DOWN AT THE courthouse the other day, the Ramsey County Attorney was laying out the charges in a tangle of legalese. In lay terms, it was a case of domestic abuse--a man accused of beating his wife. Both were Vietnamese, and neither spoke English, adding yet another layer of bewilderment to the day's proceedings. During an informal prep session in the corridor, the attorney leaned toward the plaintiff and pitched his voice louder, working for a perfect volume she might register and understand. As the syllables echoed off the ceiling, Henry Mai, standing nearby, hurried over, smiling--he'd heard the routine before. "May I?" he asked, stepping between the attorney and the confused woman like a missing link returned to the chain. "Now," he turned and said, "please repeat these words and I will interpret."
Between the three of them, the story took shape. What happened? He hit me. Did you go to the hospital? No. Do you have any injuries now? No. After a few rounds, she exited the huddle and the two men stood without comment for a moment. Then the attorney sighed. There's no proof, he told Mai, and without it there's no case. Let's talk to the defendant, but it looks like dismissal on this one.
The defendant came and took his wife's place in the triangle. Mai stood between them, briefcase in hand and the scant evidence for a winning case in mind, while the attorney repeated the woman's story one sentence at a time. Mai's head pivoted back and forth like a spectator's at a tennis match, turning English into Vietnamese and vice versa until all three men were nodding solemnly together in a single rhythm. Okay, Mai told the defendant, you must plead either guilty or not guilty. The man said nothing for a while, a silence everyone in earshot understood. Then in a rush of staccato syllables, he answered in Vietnamese. Mai shook his head--surprised--turned to the prosecutor, and answered, "Guilty, I plead guilty."
Over the past few years, Henry Mai has pled guilty to a slew of crimes--theft, drunk driving, murder. As one of only a handful of Vietnamese-English court interpreters working in the county, he's called on often to make sense of legal jargon and on-the-stand testimony, to help ensure, on the fly, that justice is served. Interpreting languages, as opposed to translating them from texts, means working at the speed of conversation, without the aid of dictionaries or the luxury of time to study the nuances of a slang term, a swear word, an idiom. It's no easy feat, even for someone fluent in Vietnamese, Mai's mother tongue; in French, his second language; and in English, his adopted one. The traps are everywhere, he points out: Try converting from English the word "damned" to a Buddhist, the phrase "it's a dog's life" to a new immigrant, or post-industrial America's idea of loneliness to someone on trial in a foreign courtroom who's never been so alone.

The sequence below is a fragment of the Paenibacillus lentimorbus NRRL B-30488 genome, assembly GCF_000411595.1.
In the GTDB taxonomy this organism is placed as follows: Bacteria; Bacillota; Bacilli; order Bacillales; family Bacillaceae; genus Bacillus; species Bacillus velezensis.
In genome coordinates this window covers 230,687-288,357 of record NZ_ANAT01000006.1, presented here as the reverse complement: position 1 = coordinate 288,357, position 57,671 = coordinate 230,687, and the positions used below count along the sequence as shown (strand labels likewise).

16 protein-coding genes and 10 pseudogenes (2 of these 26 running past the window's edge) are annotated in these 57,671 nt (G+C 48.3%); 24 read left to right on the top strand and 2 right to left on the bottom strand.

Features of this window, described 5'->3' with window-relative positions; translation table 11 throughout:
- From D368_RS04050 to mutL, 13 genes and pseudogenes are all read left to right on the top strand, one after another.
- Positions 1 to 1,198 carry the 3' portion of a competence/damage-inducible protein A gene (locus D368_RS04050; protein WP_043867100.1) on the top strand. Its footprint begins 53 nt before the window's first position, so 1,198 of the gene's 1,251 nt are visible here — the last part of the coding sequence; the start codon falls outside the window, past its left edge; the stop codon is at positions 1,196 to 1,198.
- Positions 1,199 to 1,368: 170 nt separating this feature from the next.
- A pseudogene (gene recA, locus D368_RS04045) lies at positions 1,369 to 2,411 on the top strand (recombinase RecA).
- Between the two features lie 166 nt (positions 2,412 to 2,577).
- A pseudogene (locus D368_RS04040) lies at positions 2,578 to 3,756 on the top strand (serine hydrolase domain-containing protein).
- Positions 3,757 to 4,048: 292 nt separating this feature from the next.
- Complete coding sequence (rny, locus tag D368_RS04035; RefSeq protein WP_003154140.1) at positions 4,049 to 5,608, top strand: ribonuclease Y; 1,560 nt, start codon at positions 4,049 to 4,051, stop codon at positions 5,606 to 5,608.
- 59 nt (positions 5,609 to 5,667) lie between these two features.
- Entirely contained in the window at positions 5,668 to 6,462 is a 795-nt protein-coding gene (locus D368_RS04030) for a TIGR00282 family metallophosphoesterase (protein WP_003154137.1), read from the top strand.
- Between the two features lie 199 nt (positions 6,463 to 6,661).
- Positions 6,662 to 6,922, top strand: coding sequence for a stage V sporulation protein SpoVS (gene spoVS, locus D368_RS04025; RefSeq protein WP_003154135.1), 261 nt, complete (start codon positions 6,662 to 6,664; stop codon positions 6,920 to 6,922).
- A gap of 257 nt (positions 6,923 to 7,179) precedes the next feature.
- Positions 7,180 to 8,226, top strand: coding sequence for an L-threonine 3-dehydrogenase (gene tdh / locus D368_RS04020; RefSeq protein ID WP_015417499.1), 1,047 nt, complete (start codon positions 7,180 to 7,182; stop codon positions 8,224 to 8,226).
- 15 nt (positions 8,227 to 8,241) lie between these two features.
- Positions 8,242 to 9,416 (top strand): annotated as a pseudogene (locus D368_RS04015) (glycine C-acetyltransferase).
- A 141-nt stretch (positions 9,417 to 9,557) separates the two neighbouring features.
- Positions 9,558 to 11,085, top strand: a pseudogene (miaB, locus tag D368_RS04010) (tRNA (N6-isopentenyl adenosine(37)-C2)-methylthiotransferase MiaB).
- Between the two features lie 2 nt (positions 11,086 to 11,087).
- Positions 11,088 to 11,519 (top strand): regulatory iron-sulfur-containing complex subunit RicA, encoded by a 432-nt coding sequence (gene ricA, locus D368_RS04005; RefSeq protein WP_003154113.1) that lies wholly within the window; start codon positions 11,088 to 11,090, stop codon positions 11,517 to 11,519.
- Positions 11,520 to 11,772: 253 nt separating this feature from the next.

When it comes to the hierarchy of interpretation, the courtroom is the apex. Most who make their living in the field aspire to it but spend years instead doing what's called community interpreting--acting as go-between in a doctor's office, in special-ed classrooms, in the welfare department, where the calls-and-responses are fairly basic: What's your name? Where does it hurt? What is your income? Then there's the second level, conference interpreting--a speech by a foreign chemist, say, altered into several languages for a mixed audience wearing headphones. Both can be tricky, Mai says, "because if you miss a beat or get stumped on the flow, the whole meaning of the words can just dissolve into air."
But in court, language flies around the room, off the bench, out of the witness stand, at the jury box. U.S. law requires that a defendant be privy to everything uttered at trial, so even the most effluvial trivia--an "excuse me" after the judge sneezes--requires interpretation. That part, Mai says, is a cinch. The pressure comes from the nature of legal proceedings themselves, and the weight they carry: Everything spoken in court is grist for the record. For the interpreter, accuracy is everything--the exact time covered by an alibi, the precise angle of a bullet. Get it wrong, and fact erodes into fiction.
Anyone who follows legal doings knows that a jury measures the veracity of a witness by more than what gets said out loud; a single gesture--the flick of a wrist, the breaking of eye contact--can turn hours of testimony to dust. So, Mai points out, there's more than the literal rendering of language that's required. "My voice--and that's what I am, a voice--has to bring along nuances, feelings, shades of meaning. If someone says the equivalent of 'bullshit' and smacks his hand on the table, I copy, I mimic--but I try to stay neutral, which can be a tough thing." Tough, because Mai, who lived and worked in Saigon until it fell in 1975, knows, as an American judge or jury may not, how to read a Vietnamese face and accent for signs of truth or lying. It's an ethical fix sometimes, he says, like the one he found himself in with the domestic abuse scene: knowing the state's case is a house of cards, or at other times, that a sworn account is fabrication, or that some rational statements in one language sound silly, even bizarre, in another.